We have a Windows 2003 fileserver (demoted from a DC a few months ago). Anyway after we rebooted following an update a couple weeks ago is where the problems first started. The IPsec service would not start and therefore would now allow any TCP/IP traffic. We don't need that service so we disabled it and all was fine, or so we thought.

A few days later we recognized very slow transfer rates between drives. For example, saving a 22mb file from one drive to the other takes about 4-5 minutes. Also, bringing up the mail client is brutally slow as well, especially if you have a ton of stuff in there.

We rebooted again the other day and got another warning about another service (again one that was not needed (appletalk?)) not starting. So we are not sure if it was the update that hammered something or something else with these seemingly random services failing to start.

We have checked the DNS and hardware etc... Server has 2 NIC cards and both exhibit the same behavior. Has anyone seen this happen or have any ideas of things we can check?

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what server brand is this?

Gateway. We are seeing some checksum errors.

before you look for software errors, check that the hardware is OK:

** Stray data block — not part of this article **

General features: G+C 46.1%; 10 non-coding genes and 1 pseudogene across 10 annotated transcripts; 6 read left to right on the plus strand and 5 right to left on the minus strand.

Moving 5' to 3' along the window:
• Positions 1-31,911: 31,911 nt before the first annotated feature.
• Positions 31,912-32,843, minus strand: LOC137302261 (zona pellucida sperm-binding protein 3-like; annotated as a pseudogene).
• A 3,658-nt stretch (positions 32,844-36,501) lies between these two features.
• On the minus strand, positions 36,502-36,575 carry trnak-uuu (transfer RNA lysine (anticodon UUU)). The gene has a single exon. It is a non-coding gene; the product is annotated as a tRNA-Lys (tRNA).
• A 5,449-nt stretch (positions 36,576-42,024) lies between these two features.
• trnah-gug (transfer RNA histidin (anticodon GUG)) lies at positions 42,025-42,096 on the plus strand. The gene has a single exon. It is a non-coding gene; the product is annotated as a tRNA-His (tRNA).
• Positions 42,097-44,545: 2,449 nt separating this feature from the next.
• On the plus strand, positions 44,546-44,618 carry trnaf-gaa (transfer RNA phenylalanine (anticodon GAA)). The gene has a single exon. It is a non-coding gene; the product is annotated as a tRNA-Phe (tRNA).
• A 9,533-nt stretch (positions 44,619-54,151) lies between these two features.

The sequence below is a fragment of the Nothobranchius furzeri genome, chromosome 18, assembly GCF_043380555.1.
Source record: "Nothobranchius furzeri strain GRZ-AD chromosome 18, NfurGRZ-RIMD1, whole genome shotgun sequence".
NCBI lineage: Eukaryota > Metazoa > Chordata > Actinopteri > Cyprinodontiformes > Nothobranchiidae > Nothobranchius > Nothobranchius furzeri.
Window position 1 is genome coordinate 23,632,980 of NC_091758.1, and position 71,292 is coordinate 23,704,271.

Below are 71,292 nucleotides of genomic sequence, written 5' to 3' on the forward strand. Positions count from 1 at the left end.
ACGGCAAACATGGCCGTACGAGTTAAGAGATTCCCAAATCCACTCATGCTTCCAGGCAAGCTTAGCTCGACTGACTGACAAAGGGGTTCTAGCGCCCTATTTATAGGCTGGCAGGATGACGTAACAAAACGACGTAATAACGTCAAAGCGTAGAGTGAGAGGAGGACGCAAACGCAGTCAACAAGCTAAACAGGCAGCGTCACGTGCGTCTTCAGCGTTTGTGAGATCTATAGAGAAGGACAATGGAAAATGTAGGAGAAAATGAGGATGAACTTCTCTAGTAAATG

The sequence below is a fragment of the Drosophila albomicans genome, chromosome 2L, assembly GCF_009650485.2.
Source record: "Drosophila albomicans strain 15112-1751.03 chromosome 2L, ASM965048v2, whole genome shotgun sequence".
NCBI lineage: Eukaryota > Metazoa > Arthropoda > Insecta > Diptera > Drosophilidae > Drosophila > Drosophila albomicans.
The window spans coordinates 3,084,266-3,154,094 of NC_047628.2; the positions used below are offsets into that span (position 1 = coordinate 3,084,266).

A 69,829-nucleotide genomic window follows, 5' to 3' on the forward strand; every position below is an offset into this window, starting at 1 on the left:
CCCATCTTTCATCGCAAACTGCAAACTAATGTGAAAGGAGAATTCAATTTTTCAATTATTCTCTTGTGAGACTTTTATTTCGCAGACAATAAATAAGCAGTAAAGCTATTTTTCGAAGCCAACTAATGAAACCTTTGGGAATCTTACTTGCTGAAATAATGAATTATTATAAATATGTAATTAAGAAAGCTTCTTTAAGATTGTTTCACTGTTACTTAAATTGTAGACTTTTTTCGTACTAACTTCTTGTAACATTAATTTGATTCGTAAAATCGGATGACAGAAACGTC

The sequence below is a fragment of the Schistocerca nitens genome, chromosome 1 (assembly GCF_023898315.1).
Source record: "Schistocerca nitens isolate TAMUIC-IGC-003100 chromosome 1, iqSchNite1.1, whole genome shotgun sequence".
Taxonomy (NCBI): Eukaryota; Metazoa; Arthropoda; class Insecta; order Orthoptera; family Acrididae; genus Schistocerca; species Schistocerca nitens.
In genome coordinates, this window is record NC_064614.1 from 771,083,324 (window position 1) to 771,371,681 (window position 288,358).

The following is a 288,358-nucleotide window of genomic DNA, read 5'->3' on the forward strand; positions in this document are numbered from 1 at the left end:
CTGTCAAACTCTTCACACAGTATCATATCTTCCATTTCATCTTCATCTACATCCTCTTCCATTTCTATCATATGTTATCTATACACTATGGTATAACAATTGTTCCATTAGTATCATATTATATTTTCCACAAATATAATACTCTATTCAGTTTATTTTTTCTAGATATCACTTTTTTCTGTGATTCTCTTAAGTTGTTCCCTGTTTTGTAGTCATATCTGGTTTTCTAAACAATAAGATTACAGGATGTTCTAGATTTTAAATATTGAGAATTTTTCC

firmware, drivers, updates, free space, hardware logs etc

The checksum errors are with the NBT protocol.

My mistake...looks like it was TCP.

If the speed problem is network-transfer related....depending on what updates have been installed, Win2k3 sp2 brought a bunch of new tcp-offload features that really mucked with some network cards...especially if they're broadcom nics or HP nics that oem'd broadcom chipsets. Try going into the nic drivers, and disable any feature that has to do with offloading. Then look up the windows registry settings that need to be flipped, to turn off all the tcp-offload features from sp2. If both hard drives that're slow are internal to the server, are file copies slow only from a remote workstation, or are they also slow from the server console itself. If slow from the console, run a thorough scandisk on both drives to check for physical media problems. If that turns up nothing, try a network transfer first to one of the drives, then to the other, rather than a local drive-to-drive copy. Maybe doing the network test will show only one of the drives is actually slow, not both? As a previous poster mentioned, check for newer chipset drivers, newer bios revisions, ect.

to disable the offload engine:
netsh int ip set chimney disabled

Thanks for the responses. I will give all of these a shot.

OK, I disabled the TOE and also disable the virusscan and neither of those helped the speed.

have you run a thorough scandisk yet, and updated the chipset drivers? Also might want to open up properties on the drives in device manager, and verify that Write Caching is still enabled.

Reinstalling the OS from scratch cleared up the speed problems.

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